A record number of Californians were diagnosed with a sexually transmitted disease (STD) in 2017, according to a new report released by the California Department of Public Health (CDPH). With more than 300,000 cases of all three diseases reported in the state in 2017, researchers counted 30 stillbirths resulting from congenital syphilis.
STDs are on the rise in California and in Butte County, but these aren't slight year-to-year increases, they're rising at an alarming rate.
See the CDPH's breakdown of the data here. Young women have the highest rates of chlamydia, while men have the highest rates of syphilis and gonorrhea. Gonorrhea cases saw a 16 percent increase in the same time frame but affected twice as many men than women.
The most concerning finding on this report was in 2017- when there were 30 stillbirths due to syphilis. "Most people infected with an STD do not know it".
Consistent and correct condom use is still the best way to prevent STDs.
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Common among young people aged 15-24, gonorrhea can cause infections in the genitals, rectum, and throat.
Kern County has the second highest number of babies born with congenital syphilis, according to the data.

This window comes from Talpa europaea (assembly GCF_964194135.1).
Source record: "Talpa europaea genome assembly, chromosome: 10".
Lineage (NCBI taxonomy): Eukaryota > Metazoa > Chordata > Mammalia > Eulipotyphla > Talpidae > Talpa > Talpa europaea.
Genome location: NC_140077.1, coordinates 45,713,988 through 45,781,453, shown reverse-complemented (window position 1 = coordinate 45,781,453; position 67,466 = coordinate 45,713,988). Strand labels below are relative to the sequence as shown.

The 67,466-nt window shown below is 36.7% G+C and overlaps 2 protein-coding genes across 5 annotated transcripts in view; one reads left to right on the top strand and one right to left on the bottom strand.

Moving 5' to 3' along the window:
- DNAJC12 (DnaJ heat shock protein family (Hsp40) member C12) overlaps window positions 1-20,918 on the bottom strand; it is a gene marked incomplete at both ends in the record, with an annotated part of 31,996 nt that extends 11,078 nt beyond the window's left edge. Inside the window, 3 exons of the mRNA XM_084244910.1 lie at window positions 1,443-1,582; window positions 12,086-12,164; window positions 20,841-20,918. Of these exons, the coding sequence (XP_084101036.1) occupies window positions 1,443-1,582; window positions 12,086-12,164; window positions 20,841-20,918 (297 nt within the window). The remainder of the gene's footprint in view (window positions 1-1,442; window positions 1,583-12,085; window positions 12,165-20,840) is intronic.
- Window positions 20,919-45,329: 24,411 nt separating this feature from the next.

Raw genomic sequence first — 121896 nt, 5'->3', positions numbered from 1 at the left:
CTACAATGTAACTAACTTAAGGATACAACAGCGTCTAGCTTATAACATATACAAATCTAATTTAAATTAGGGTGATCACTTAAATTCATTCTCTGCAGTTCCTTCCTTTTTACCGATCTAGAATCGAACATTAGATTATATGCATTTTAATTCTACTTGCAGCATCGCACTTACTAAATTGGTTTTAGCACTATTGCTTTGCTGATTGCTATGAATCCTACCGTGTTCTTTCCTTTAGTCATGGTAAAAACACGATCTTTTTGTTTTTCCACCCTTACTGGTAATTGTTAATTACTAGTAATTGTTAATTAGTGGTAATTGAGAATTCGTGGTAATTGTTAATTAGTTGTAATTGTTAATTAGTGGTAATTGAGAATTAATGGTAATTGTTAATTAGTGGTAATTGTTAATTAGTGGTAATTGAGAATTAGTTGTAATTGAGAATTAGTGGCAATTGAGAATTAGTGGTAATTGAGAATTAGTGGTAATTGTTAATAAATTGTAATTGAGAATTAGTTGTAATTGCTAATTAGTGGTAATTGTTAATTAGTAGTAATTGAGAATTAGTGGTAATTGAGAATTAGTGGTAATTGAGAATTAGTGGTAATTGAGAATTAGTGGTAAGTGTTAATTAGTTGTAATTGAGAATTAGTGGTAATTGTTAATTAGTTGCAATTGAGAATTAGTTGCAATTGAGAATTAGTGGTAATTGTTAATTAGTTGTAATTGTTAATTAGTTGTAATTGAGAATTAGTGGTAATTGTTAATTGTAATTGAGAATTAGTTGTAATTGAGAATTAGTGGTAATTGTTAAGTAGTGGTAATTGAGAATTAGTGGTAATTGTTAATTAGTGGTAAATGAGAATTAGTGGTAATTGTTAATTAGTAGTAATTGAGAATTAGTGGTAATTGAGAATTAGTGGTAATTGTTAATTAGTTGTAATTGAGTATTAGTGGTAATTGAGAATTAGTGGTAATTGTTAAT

The most reported STD was chlamydia, with 218,710 cases reported in 2017. This represents an average infection rate of 34.3 cases per 100,000 Californians, higher than the national average of 8.7 per 100,000.
Different stages of syphilis (primary, secondary, latent, and tertiary) have different symptoms, the Centers for Disease Control and Prevention (CDC) states. African-Americans had early-syphilis rates two-times higher than whites. That's the highest number reported in the state since 1995. It can occur after direct contact with a syphilis sore during sexual intercourse. Untreated syphilis can lead to permanent vision loss, hearing, and other neurologic problems.
The CDPH expressed plans to collaborate with local health departments and organizations in order to raise awareness about regular testing, safe sex practices, risks and treatment options, etc. Relatively new forms of pre-emptive treatment and the success of keeping people alive and healthy who are HIV-positive has made contracting the virus less scary and more manageable.